Our main source for the above is the official story of the 100th Hikodan entitled "Dai 100 Hikodan no Kiseki" (Following the track of the 100th Air Brigade).
There are not many photos of 102 "Hayate" showing tail markings and clear details.
The most famous is the one below, also featured on the instruction sheet of the classic Tamiya kit in 1/48.
According to Model Art #493 the photo was taken on April 6, 1945 when the 102nd escorted a massive toko mission (see above).

Illustrator Nohara Shigeru has depicted the aircraft in the foreground in various publications with different colors but in the same generic fashion.

Actually, on closer inspection, the photo reveals a number of very interesting details. Instead of the Tamiya photo, the version featured in Bunrindo's Vol.1 is much clearer and complete and the close-ups are of that photo. 
First of all something is wrong with the wheel cover color and note also the darker areas on the drop tank.

Ignoring the photo blemishes, a very thin white (?) halo seems to surround the underwing hinomaru. Unlikely, as all underwing hinomaru on Hayate fighters were without white ring, but I think it's an interesting worth-mentioning detail that maybe is or maybe isn't there.

Note the heavy weathering on the fuselage behind the hinomaru.

And last but not least the most intriguing detail is the base of the tail where a number could be there.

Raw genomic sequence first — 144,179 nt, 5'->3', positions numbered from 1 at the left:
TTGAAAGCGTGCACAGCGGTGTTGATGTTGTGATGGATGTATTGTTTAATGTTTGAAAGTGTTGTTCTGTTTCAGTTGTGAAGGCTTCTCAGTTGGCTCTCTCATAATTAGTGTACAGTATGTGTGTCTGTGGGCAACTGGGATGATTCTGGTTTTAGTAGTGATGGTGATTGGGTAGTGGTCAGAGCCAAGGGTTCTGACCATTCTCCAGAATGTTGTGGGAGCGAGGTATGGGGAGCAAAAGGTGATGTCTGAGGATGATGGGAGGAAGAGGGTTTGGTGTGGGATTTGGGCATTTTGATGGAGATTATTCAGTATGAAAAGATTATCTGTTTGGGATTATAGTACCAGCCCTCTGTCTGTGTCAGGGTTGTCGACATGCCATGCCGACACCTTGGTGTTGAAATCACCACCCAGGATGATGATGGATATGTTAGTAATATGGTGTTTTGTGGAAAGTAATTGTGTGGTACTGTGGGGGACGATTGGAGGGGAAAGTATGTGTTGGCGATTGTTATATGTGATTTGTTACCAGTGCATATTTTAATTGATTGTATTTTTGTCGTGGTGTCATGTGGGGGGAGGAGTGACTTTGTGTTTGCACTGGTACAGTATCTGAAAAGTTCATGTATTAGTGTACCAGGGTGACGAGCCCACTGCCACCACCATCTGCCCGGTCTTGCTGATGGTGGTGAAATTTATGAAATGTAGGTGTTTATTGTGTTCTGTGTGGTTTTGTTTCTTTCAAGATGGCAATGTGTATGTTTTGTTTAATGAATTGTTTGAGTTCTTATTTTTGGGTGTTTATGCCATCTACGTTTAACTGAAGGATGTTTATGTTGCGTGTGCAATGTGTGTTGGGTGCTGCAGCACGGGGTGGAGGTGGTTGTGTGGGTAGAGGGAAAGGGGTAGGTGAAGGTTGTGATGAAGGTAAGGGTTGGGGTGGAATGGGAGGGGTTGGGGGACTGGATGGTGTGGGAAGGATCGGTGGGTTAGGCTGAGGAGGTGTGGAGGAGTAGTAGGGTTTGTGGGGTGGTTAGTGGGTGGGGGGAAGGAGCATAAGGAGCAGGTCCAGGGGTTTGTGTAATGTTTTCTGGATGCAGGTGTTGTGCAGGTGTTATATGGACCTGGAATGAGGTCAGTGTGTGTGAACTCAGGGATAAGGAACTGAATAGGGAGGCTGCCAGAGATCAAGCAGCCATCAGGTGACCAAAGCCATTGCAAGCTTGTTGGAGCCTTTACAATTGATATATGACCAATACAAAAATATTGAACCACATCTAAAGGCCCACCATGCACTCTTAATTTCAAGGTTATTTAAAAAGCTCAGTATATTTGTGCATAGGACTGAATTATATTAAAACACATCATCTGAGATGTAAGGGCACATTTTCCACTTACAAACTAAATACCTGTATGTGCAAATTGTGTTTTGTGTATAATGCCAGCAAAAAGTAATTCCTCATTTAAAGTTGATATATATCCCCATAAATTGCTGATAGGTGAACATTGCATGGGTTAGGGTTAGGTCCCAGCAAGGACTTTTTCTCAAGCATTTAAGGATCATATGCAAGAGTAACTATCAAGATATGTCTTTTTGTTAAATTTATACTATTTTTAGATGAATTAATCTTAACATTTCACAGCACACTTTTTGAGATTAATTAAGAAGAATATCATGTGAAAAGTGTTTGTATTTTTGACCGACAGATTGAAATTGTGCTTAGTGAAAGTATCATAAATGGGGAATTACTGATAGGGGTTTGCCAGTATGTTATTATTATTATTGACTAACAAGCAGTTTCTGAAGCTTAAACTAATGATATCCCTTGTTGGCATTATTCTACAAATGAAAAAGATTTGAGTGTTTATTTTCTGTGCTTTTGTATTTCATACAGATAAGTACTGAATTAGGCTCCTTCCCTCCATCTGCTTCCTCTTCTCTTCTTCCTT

The illustration by Katabuchi Shunao in Gakken #46 is far more detailed and accurate.

The caption explains that the top part of the wheel cover was the original of the aircraft and retained the under surface color but the lower part was probably an unpainted replacement from another aircraft. Note that Katabuchi-san opted for a black number "27" on the tail base but more importantly, breaking from the classic white-spinner-white-tail marking depiction, he shows the particular aircraft with yellow spinner and sentai marking. That would indicate that the aircraft belonged to the 3rd chutai, not the 1st. The tail marking looks slightly darker than the white of the fuselage hinomaru but the port side of the aircraft is in the shadow so nothing is exactly clear. I cannot in any confidence declair with certainty the exact number on the tail base but in my opinion "27" is too low for a "Hayate" at that stage of the war. I would suggest "77" instead.
So, as you can see this is an intriguing and puzzling aircraft but let's take a closer look at the Hayate in the background.
The tail marking is not visible on this one but the spinner is most definitely white indigating a 1st chutai aircraft.
The aircraft next to it has a dark spinner and no visible tail marking so my suggestion is red spinner with red tail marking. A number could also be on the base of the tail.
Note that all these aircraft carry the 200l. drop tanks which the Bunrindo caption explains "added 600 km to the aircraft's range, giving it a maximum range of 1,600 km plus 30 min. loiter time in combat."
The second 102 Sentai "Hayate" photo, from HERE, was taken on April 12, 1945.